Even though asylum seekers do not have a right to work, detainees in immigration removal centres, where people are held while awaiting deportation, are allowed to work while in detention. According to a Report on the conditions in one of these centres, Brook House, there were 116 paid work roles in the centre: ‘[t]hese included wing orderlies, barbers, kitchen orderlies and posts in the laundry, the garden, the chaplaincy and the food serveries’. Despite performing this work, those detained could not earn qualifications, certificates of other forms of recognition for it. There are detainees who work seven days a week while in detention, cleaning the floor, showers and rooms. One detainee explained in a blog post that he had morning, afternoon and evening shifts, as well as shifts in between. There was so much work for him to do that he ended up cleaning all day, seven days a week. He took pride in his work and received positive feedback from staff but was only paid £1 an hour, and a maximum of £30 a week (for a maximum of 30 hours a week, as the Detention Services Order 01/2013 provides).
Work while in immigration removal centres was the subject of a recent Court of Appeal case, R (on the application of Shola Badmus, GW, Okwudili Chinze and Granville Millington v the Secretary of State for the Home Department). The appellants were subject to immigration detention and undertook paid activities while detained in Brook House. They worked as cleaners and cleaning supervisors, barbers and welfare ‘buddies’ (organising legal advice surgeries, Home Office interviews for other detainees, and supporting those faced with problems), and were paid £1 an hour for their work.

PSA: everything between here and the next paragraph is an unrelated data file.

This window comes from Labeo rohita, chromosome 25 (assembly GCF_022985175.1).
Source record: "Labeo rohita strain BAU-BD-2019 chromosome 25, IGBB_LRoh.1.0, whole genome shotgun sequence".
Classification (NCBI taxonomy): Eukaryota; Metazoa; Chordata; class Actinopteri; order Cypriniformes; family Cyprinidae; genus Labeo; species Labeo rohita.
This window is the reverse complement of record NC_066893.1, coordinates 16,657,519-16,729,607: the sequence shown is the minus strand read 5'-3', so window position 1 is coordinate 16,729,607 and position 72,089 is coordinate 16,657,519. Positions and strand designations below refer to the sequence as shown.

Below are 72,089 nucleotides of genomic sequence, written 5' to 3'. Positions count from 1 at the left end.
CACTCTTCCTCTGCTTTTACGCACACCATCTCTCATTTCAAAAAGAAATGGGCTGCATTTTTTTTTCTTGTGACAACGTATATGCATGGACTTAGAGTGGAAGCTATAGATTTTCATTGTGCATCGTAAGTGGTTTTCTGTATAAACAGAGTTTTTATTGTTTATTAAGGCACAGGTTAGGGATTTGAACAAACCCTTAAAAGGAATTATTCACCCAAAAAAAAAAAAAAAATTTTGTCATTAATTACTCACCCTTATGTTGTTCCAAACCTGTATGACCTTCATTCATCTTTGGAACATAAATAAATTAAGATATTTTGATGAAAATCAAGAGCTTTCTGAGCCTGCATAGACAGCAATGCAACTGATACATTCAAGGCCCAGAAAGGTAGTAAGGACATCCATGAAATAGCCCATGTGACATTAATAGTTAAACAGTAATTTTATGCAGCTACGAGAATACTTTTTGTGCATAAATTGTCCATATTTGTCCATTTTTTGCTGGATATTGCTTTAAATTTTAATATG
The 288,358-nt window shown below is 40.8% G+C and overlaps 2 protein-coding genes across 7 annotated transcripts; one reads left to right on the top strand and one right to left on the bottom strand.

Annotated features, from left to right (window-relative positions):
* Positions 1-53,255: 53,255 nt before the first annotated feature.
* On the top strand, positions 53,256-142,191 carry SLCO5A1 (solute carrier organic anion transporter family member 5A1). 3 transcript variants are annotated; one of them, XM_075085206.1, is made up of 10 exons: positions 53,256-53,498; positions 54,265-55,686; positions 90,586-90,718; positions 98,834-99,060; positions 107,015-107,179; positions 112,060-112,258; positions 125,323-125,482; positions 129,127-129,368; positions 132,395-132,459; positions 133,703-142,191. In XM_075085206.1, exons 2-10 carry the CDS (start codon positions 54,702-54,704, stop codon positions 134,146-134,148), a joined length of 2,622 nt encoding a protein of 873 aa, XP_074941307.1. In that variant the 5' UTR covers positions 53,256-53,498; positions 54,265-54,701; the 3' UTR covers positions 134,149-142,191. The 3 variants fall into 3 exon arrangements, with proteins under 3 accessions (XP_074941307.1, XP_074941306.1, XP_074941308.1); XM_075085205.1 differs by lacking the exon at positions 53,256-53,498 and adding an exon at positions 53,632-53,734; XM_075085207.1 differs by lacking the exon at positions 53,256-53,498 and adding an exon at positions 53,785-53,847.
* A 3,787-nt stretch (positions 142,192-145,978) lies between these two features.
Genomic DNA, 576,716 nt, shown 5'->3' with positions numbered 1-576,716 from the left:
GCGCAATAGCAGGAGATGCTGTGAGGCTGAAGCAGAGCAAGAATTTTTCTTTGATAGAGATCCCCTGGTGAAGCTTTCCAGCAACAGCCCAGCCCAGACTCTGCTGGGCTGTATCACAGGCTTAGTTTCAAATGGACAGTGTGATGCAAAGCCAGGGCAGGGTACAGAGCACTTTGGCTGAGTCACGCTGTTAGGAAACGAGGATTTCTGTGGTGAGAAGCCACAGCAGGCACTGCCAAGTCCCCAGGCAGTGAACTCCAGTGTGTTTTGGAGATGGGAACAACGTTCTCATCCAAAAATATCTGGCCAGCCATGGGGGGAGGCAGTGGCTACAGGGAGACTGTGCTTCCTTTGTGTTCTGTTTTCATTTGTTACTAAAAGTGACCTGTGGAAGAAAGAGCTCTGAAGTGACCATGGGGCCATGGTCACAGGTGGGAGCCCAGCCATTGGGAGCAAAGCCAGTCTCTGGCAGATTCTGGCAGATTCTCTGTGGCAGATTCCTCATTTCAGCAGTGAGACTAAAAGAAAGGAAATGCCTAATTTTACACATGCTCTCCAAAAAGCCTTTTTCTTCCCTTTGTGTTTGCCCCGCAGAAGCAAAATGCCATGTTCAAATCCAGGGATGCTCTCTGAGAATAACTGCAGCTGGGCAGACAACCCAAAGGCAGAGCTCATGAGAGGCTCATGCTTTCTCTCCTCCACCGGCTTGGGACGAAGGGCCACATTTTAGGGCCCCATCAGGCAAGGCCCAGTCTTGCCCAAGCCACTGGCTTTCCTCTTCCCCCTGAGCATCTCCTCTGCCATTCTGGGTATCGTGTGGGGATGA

There is a National Minimum Wage Act in the UK, under which the minimum wage is currently set at £8.20 per hour for those over 25 years old. However, section 59 of the Immigration, Asylum and Nationality Act 2006 excludes immigration detainees from minimum wage legislation. Detention Services Order 01/2013, in turn, provides that detainees should be paid £1 per hour for ‘routine work’ (cleaning, for instance), and £1.25 per hour for ‘specified projects’ (painting, for instance). Immigration removal centres are often run by private companies. These companies ‘offer the opportunity’ to detainees to perform essential work for the maintenance of the centres, and pay them £1 per hour. There is limited evidence on the working conditions in these detention centres, as Bales and Mayblin explain here.
Read the full article here.